Not This Morning: Part Two From Prison

A. Whitfield, currently incarcerated at Antioch prison in California, continues his story of endurance, patience, and principle.

If you haven’t read part one, check it out here.

Above the sink, mounted securely to the steel wall, the cell’s mirror waits. Mirrors can only serve the young, the vain, the guiltless. I try to avoid its gaze. The mirror can’t be trusted—it’s a liar. It’s blind to the tragedy, the goodness, the thousands of sorrows in every man’s heart. It tells me that I am alone, abandoned, trapped in a scheme, that there’s no solace owed for any hope of freedom. Yet I am unable to resist.

Raising my head, I peer and electricity surges through my veins, flowing through every pore, charging every hair. “My God,” I scream in silence. It’s not myself I see, but the leering face of an old man. I meet his cold blue stare, examining his woeful grin. His face is graven with cynicism and apathy.

Water drips from his tonsured head, making his thin cotton tee transparent, exposing the sagging remains of a once sculpted chest. Crops cling to the wispy silver-and-black hair surrounding his pate. It’s tanned and bare and glistening under the cell’s harsh light. A hand appears in the mirror and lightly roams down his craggy visage, pausing to pinch the wide mouth parting his hoary beard and mustache. The hand disappears, then returns, holding a toothbrush bristling with ice-blue paste. He pauses…. breathing deeply and rhythmically, like someone wanting to speak, but frustrated, afraid to shape the feelings and thoughts into words. I feel his frustration. I know his fear.

He hates being old. He hates being anything. He hates being confronted every morning by the ugly realization that it’s going to be one more day in his life, that days that are slipping away into loneliness, monotony, and longing. The unrequited desire for freedom is the most painful. He wants to cry out: “I was a kid. I’ve changed. I’ll prove I’ve changed. I’m a good person.” But there’s no one, anywhere, to whom he can please.

I try to push these thoughts into another cabinet of my mind: “Things useless to dwell on.”

I bend and take a draft of water directly from the spigot, spit, and begin a mechanical brushing, polishing up and down, with increasing pressure until I see that the white foam at the corners of my mouth has a pink tint. Frustration and anger penetrate every action. I can’t brush it away, can’t wash it away, can’t wish it away. Another draught, rinse. Spit.

A quick pass of my tongue, my teeth are clean. This meticulous cleaning was once about vanity, before prison cast its shadow across my face. I rarely smile now. Smiles communicate happiness, contentment, hope. Now it’s all about endurance.


I lift my belted pants from one of two hooks welded to the wall above my bunk. As I’m fastening the buckle, it strikes me that I’m fortunate to still have pants with belt loops. Recently, an over-zealous guard has been on a mission to confiscate the “altered” pants. One of the many mysteries of Antioch is the taboo on pants with belt loops. A cynical laugh escapes. Good fortune has been reduced to being allowed to keep my pants. What the hell will it be tomorrow? What happened to those prisons where the guards just want to put in their eight hours without going out of their way to fuck with you? Where are they? Not here, not this morning.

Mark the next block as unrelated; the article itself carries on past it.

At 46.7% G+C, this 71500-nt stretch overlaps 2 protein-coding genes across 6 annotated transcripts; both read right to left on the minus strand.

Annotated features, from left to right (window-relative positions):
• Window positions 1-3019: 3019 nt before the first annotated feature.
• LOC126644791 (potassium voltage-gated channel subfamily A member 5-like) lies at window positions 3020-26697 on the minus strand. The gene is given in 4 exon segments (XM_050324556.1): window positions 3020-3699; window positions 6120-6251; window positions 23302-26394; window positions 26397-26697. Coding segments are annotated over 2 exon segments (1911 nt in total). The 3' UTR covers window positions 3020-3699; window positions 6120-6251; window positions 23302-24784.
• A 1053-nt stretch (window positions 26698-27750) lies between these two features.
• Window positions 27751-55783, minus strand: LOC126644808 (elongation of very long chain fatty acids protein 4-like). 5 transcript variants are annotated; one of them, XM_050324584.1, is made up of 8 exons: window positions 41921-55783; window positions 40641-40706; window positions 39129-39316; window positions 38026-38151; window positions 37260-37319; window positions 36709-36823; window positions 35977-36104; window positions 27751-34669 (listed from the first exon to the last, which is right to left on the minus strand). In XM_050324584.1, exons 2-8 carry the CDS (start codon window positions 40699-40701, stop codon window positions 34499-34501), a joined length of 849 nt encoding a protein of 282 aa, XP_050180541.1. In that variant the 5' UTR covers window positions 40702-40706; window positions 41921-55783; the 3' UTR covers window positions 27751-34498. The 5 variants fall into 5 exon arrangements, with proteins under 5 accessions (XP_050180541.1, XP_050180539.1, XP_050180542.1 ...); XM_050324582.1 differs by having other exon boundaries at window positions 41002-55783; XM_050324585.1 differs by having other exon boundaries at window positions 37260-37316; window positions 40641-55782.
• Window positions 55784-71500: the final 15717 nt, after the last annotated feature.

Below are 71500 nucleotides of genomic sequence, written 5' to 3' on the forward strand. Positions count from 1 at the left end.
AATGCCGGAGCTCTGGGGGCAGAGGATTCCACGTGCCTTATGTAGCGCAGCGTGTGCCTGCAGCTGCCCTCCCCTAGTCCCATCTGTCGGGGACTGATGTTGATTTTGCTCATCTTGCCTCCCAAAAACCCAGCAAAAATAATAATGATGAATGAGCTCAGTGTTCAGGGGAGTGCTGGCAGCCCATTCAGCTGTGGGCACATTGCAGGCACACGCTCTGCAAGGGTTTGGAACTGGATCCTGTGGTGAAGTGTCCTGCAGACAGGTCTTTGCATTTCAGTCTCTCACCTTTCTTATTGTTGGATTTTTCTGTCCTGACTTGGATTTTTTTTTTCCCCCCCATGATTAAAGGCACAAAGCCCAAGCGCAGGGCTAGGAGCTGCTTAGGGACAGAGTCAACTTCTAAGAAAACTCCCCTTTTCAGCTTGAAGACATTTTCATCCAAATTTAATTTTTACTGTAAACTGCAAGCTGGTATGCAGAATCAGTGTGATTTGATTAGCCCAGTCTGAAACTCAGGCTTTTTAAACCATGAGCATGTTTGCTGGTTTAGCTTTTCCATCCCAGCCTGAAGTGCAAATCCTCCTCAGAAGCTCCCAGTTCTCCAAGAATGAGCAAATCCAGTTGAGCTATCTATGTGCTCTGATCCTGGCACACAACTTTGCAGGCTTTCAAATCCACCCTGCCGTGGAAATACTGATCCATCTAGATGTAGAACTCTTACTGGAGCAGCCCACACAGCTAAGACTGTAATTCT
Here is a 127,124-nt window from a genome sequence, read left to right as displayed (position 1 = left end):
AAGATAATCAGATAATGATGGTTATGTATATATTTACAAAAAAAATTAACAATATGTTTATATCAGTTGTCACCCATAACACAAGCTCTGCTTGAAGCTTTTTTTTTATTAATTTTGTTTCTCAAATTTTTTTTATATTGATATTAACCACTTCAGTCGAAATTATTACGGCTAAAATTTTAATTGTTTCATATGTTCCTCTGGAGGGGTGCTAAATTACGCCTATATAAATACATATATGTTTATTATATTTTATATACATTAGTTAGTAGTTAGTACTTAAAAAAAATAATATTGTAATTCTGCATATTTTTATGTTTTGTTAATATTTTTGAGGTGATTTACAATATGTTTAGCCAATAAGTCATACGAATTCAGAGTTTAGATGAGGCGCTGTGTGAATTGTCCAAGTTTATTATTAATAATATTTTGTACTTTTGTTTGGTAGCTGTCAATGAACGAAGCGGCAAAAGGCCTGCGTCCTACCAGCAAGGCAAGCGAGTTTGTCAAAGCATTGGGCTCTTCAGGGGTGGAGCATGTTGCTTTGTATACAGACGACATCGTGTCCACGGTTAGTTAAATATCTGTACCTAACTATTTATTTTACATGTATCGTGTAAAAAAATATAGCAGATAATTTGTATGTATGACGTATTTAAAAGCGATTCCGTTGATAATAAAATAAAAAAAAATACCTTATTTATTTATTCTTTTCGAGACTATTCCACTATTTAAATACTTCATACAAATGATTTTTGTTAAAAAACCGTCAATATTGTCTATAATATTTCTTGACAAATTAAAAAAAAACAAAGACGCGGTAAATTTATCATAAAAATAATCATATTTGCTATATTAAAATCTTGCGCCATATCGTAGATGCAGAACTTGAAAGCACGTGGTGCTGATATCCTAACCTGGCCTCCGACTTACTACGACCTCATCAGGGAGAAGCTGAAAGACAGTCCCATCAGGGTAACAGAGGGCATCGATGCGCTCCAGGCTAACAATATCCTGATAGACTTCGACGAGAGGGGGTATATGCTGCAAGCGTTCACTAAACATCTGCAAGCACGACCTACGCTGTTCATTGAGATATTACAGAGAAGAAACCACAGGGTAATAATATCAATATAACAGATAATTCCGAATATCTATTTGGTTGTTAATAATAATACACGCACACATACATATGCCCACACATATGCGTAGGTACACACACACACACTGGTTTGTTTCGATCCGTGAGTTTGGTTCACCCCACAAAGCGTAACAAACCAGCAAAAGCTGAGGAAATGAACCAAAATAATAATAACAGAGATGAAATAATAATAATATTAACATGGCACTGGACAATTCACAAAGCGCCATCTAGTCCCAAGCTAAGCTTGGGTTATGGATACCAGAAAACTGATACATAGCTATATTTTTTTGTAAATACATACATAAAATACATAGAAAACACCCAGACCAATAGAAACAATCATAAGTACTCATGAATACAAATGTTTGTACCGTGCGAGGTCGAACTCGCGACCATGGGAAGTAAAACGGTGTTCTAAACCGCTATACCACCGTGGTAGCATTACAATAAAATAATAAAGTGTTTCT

I pull the bed covers over the exposed sheet and sit on the edge of the mattress. I reach for the small red hot-pot on the shelf at the head of my bunk, standing guard like a squatty sentinel. Jousting it fondly by its polished black handle, I twist it, sloshing the liquid around in its barrel. I remove its black cap and inspect the contents. Metal hot-pots have fallen victim to recent changes in prison policy; their replacements are plastic, clear, and won’t reach a boil. Is it prison, or is everything plastic?

When I came to prison, personal pagers were a marvel, punk was replacing disco, and a hamburger at McDonald’s was 40 cents. I can’t imagine how much the world has changed. I don’t want to. It scares the hell out of me to think about what I don’t know I don’t know. And yet, with all of my being, I live to find out.

I return the pot to its post and plug it into the receptacle. Listening to the creak and rattle as it begins to heat, I wonder how many times I’ve made this very motion … too many times to count, I decide. Still, I can’t prevent myself from asking the red pot, “How many more times will you serve me before they come after you?”

People on the outside might think it absurd if they could see the affectionate attachments those on the inside develop for inanimate objects. People on the outside are outside.

Looking out onto the gallery, I see the morning sun has thrown bright barred patterns across the bare tile. Like most mornings in the joint, even such radiance cannot mask the thunderhead of a stormy day of emotional trials. I don’t give a shit … but I have to endure them.

The guard’s face keeps creeping into my mind. Over the years I’ve come to know many like him, with eyes projecting the malevolence and indolence seen in the eyes of pigs, those snorting, gnashing, sweating bores that I used to see in the pens in Smithfield, Virginia.

Condensation creeps across the wall like a colony of bacteria, bringing my attention back to the boiling pot. In one well-practiced movement, I unplug the pot and press the power button on the television. Like me, the TV is old, showing signs of failure. I wait—nothing. I reach for my cup as the televisions awakens with a deafening broadcast of CNN throughout the block. Hurriedly I twist the volume control, but not in time to prevent my neighbor’s exaggerated shushing. There was a time, when I was much younger and thought I had something to prove, I would have been waiting at my gate when it opened to punch his shushing ass in the mouth. The past 25 years have taught me to ignore the shushing asses of this world or be prepared to fight continuously, a dangerous, unwinnable fight. There are convicts—hard, bitter, evil—that would kill over a shush.